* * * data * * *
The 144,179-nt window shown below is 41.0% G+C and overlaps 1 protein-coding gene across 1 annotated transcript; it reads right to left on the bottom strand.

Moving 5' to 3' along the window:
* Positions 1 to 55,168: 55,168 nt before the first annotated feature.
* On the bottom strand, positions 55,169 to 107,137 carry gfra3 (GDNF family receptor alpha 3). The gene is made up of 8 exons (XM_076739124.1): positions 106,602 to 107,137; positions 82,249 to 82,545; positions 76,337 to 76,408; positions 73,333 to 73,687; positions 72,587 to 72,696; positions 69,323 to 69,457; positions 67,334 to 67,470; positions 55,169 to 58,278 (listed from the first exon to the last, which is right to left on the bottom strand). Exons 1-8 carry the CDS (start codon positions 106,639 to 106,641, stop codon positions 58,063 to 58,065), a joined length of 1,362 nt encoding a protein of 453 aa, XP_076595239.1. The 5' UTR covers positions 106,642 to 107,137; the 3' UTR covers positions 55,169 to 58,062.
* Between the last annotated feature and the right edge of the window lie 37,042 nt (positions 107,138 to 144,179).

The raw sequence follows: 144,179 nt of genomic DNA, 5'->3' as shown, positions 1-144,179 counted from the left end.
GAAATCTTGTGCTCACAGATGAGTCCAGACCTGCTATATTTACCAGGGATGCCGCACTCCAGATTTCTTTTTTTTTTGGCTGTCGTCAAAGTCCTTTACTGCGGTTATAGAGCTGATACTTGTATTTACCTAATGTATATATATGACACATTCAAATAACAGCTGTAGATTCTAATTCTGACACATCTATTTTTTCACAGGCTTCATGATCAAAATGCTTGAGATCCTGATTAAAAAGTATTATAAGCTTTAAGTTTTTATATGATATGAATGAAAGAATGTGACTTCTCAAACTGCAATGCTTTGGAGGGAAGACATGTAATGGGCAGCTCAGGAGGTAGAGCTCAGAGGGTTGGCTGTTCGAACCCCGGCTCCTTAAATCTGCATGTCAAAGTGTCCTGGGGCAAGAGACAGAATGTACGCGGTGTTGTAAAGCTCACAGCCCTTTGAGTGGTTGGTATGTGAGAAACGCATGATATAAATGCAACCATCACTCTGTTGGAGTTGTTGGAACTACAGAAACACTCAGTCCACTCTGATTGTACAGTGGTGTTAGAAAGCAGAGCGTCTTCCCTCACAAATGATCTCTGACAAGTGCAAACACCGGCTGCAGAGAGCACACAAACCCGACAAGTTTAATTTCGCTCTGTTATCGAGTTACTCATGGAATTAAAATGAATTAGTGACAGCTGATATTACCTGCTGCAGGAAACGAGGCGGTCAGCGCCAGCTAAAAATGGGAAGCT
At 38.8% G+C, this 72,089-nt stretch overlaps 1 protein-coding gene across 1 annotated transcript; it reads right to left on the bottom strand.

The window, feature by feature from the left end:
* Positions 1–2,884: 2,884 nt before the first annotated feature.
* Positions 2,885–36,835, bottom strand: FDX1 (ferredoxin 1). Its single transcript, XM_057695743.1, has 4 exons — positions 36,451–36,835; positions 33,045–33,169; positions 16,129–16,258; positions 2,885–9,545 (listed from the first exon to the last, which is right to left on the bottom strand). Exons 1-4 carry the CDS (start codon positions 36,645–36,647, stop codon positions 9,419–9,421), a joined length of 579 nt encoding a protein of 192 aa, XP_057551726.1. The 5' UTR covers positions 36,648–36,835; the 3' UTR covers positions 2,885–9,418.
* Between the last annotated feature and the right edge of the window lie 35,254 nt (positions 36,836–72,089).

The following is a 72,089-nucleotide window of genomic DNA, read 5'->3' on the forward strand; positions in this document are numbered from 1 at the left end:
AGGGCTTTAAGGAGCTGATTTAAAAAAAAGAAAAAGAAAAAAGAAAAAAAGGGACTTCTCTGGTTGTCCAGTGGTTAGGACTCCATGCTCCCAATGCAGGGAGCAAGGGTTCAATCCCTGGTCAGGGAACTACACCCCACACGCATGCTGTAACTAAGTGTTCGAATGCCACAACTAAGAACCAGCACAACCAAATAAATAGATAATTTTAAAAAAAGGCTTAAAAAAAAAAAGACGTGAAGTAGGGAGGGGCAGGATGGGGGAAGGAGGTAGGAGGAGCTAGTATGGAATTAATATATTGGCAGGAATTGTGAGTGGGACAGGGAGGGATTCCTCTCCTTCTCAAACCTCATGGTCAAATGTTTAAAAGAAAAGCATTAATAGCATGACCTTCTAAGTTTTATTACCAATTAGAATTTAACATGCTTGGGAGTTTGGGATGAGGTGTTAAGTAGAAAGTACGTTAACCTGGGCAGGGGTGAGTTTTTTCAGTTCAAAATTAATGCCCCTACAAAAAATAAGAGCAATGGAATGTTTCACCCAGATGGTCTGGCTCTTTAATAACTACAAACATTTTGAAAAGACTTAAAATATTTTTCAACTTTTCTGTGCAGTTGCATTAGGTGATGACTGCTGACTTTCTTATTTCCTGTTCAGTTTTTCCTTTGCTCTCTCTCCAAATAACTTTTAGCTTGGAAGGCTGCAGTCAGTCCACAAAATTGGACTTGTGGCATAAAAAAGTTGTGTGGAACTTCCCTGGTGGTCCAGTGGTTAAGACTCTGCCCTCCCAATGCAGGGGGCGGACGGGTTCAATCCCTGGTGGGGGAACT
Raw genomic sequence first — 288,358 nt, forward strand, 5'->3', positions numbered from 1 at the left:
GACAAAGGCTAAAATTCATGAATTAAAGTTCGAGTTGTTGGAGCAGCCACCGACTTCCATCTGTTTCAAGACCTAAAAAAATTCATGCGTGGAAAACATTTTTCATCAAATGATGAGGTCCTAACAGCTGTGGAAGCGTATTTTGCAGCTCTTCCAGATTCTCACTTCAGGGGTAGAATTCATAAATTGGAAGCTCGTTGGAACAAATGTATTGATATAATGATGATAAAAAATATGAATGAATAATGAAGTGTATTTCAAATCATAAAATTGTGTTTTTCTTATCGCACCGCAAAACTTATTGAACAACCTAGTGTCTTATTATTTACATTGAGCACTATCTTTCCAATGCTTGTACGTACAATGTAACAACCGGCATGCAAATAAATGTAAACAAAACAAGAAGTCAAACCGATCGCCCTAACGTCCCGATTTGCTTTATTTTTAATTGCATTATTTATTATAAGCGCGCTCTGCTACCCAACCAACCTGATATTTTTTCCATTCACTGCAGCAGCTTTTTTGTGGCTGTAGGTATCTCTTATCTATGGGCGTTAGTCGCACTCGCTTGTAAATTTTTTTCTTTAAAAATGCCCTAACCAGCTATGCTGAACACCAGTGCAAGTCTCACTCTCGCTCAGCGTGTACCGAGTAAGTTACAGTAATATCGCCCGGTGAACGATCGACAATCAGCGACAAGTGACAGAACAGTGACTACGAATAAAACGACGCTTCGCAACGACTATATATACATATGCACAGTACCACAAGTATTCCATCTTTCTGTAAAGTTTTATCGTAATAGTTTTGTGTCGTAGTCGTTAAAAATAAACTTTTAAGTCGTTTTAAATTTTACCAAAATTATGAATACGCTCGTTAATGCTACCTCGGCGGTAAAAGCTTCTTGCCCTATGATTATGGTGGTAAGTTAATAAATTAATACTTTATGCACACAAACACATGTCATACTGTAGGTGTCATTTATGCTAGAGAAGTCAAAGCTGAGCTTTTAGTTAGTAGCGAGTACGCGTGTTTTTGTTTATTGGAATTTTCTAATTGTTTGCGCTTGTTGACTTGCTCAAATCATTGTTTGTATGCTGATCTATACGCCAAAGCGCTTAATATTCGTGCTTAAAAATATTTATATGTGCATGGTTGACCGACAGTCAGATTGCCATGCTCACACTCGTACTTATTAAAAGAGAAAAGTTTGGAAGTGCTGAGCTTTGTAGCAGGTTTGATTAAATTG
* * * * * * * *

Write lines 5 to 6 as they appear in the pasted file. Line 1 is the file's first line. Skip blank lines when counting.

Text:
* Between the last annotated feature and the right edge of the window lie 37,042 nt (positions 107,138 to 144,179).

The raw sequence follows: 144,179 nt of genomic DNA, 5'->3' as shown, positions 1-144,179 counted from the left end.